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  10. Seems to me the Volt is more reliable than the brainless human that caused it, some innocent bystander could have been killed!
     
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  11. "Sample sizes of one" can be used for very strong evidence, given certain conditions, e.g. that the "sample" is consistently representative of the larger population (small or zero standard deviation for each data point, which seems reasonable in a production car setting). Medical journals publish "case studies" as important insights and behavior modification research in psychology (Skinnerian Psychology) certainly recognizes such data.
     
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  12. George, now what have I told you aqbout using logic here...? Yes, all good, valid points, of course. But then the haters wouldn't have their usual whipping boy, would they? I love how quickly some people change their views when new evidence contradicts their views. Kent was all over this site about the poor GM engineering and how nobody could call the Volt safe after the one fire (the others hadn't even been reported yet), yet now, one example is meaningless...

    Thanks once again for your coverage of the Volt. I got mine two months ago and love it. Despite the irritating lack of ground clearance...
     
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  13. I am glad to see this. I was never concerned with Volt. I am curious to know if the Volt had people in it, would they have survived the crash? I am also curious to see how the Camry looks.
     
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  14. I saw this on Torque.Com first, though I don't know if they were first to get it into the EV media. In both stories, it takes way too long to figure out what happened to the driver of the Volt. "Parked" doesn't necessarily mean no one was in the Volt. Though, the quote from the Volt owner near the end, does clarify that he wasn't in the Volt. More clarity at the top of the story, adding "an unoccupied parked Volt", etc. would really help.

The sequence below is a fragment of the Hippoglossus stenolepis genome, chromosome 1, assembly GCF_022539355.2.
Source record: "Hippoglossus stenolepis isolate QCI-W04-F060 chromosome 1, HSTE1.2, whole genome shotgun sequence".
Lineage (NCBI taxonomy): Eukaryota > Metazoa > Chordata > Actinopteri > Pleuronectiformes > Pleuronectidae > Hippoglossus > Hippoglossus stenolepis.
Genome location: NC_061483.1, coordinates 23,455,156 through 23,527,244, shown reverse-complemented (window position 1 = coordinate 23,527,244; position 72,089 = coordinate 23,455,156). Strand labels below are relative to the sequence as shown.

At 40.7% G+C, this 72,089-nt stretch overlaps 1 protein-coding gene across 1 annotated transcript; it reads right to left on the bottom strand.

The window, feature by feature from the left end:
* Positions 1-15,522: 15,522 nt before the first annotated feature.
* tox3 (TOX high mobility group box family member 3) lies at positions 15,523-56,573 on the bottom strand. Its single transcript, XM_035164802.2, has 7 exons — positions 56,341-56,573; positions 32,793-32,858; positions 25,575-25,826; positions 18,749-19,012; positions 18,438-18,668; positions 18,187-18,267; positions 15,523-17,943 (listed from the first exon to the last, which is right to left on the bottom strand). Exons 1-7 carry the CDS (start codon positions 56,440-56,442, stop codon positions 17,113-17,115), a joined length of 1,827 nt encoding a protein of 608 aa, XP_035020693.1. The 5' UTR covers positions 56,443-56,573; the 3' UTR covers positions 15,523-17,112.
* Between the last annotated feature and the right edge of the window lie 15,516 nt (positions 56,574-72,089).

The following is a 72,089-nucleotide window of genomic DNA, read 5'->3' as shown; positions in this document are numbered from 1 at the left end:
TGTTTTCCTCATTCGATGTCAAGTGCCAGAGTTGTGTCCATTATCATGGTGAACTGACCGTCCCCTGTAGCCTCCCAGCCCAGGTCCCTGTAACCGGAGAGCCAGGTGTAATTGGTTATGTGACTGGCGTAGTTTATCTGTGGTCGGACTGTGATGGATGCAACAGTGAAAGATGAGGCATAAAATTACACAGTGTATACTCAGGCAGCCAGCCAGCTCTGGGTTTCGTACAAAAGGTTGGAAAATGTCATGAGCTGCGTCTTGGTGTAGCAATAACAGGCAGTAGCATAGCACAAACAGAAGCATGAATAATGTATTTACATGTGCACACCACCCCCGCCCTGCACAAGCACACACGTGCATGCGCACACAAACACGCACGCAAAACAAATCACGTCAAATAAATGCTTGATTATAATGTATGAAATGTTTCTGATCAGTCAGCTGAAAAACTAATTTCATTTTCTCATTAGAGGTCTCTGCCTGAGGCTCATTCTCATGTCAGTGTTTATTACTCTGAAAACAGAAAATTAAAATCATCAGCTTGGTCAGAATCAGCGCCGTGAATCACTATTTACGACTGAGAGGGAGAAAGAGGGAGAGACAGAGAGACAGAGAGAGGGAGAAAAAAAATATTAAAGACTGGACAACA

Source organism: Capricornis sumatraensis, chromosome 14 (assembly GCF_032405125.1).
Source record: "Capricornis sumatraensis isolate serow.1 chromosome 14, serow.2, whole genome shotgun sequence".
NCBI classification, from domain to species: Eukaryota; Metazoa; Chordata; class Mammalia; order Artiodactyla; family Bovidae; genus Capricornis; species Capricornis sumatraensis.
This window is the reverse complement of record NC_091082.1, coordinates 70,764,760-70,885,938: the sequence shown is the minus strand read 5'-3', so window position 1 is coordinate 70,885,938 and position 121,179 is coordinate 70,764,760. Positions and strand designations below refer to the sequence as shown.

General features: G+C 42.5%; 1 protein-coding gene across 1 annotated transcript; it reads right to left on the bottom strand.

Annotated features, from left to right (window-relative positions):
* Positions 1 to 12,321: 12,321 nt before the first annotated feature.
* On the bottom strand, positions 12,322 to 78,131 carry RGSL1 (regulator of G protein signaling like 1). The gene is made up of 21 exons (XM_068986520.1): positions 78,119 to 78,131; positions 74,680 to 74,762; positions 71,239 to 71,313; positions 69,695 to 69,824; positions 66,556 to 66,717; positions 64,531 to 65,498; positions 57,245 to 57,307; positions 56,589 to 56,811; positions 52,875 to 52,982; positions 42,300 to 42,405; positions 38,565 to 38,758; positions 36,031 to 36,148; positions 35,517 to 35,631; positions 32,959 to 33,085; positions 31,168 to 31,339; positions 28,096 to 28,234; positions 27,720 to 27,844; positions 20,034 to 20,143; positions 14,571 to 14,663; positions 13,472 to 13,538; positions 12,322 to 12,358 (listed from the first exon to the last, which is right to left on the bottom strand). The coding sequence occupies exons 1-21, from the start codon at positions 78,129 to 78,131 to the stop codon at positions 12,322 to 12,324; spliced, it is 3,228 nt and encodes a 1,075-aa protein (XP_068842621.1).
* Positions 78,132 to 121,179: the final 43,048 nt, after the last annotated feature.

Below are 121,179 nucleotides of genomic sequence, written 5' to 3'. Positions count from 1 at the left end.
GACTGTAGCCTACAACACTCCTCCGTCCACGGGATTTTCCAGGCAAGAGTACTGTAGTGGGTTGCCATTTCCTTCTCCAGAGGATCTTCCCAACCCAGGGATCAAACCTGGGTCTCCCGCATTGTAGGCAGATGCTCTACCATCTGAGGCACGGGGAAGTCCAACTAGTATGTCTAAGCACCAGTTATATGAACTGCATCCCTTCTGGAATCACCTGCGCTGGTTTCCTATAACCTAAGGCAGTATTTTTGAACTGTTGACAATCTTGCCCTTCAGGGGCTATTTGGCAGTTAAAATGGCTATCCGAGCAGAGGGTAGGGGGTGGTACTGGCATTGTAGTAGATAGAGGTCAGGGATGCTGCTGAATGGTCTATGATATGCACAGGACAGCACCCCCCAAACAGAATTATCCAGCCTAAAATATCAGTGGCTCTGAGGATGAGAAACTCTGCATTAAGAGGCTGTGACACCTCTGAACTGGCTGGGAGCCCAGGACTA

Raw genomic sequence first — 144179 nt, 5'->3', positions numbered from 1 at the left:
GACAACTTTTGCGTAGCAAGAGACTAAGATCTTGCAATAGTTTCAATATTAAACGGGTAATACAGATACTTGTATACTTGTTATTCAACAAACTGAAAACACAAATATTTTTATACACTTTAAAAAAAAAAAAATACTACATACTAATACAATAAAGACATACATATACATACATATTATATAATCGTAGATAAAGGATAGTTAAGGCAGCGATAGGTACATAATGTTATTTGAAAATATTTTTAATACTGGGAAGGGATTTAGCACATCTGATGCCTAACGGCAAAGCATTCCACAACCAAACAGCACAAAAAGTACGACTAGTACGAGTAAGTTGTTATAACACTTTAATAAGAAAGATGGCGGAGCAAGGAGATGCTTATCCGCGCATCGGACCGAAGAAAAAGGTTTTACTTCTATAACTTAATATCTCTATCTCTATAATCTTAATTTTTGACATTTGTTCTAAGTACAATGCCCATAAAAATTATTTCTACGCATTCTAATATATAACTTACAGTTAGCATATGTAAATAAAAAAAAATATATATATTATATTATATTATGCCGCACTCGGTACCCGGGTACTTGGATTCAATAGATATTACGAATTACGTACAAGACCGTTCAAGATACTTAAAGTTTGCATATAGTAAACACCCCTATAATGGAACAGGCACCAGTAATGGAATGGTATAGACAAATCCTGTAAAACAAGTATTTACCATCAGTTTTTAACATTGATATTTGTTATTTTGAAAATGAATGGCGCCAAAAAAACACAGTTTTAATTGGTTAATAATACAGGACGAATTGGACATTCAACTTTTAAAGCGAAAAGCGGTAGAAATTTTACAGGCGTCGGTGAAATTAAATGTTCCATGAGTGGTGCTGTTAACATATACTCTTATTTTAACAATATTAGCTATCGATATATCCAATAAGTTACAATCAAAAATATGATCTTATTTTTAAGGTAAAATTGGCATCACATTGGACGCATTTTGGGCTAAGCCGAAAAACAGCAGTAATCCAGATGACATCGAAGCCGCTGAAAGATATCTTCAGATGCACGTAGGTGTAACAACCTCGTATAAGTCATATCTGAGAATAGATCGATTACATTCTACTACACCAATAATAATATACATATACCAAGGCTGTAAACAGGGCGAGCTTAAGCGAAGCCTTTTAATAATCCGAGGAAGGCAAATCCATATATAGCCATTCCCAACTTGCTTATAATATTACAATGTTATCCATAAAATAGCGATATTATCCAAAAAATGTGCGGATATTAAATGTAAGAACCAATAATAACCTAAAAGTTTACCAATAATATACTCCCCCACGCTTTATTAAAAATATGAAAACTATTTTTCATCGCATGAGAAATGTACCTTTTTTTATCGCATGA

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  15. when was the last time clarity prevailed in sensational journalism? Its all about the agenda and and what they are promoting.
     
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  16. i personally think the biggest thing in this story is the attitude of the homeowner. after getting both car destroyed along with substantial damage to his home, he still thought putting a barrier between his house and the street was a bad idea despite the fact that this was the 8th or ninth time a car had ended up in his yard!

    as far as the Volt not exploding? it was stationary and cold. dont get me wrong, it is significant but not as much as we'd like to think it is.

    the Camry burned because it was hot. simply too many flammable fluids in the car for it not too catch fire somehow.
     
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  17. Volt doesn't really care if it was "hot" or "cold". Battery is always energized (or holding at least 6KWhr of charges). So, by "definition" it is always "hot"...
     
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  18. What exactly is your concept of the Volt being cold? are you applying ICE standards here or is it because it was parked?
    Even being parked it could have just been used thirty seconds before..speculation speculation speculation!
     
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  19. Yep, Mr. Johnson is definitely the bad guy here. Terrible of him not to have engineered a giant energy absorbing barrier that catches cars launched from nearby streets and safely cradles the occupants of high-speed-airborne-vehicles and doesn't result in him being financially destroyed in civil court, rendering his family destitute. Shame on him for not building a modern, tort proof, engineering marvel which naturally improves the aesthetic and financial value of his home and raises the neighbors property values as well. May a permanent pox befall him for being such a thoughtless victim.
     
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  20. Jeff, hard to type when I'm laughing at your post, in a good sense, of course... Mr. Johnson handled the news with aplomb and class, yet is attacked for it and not having the barrier made despite life just not being that simple... Yes, we are a blame society... Thanks for the witty comeback!
     
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  21. This article should have the headline Toyota Camry bursts into flame after colliding with a parked car!

    Oh! I forgot that no one cares that ICE cars catch fire regularly but when there is a fire with an EV (even weeks after damage) it makes national news headlines.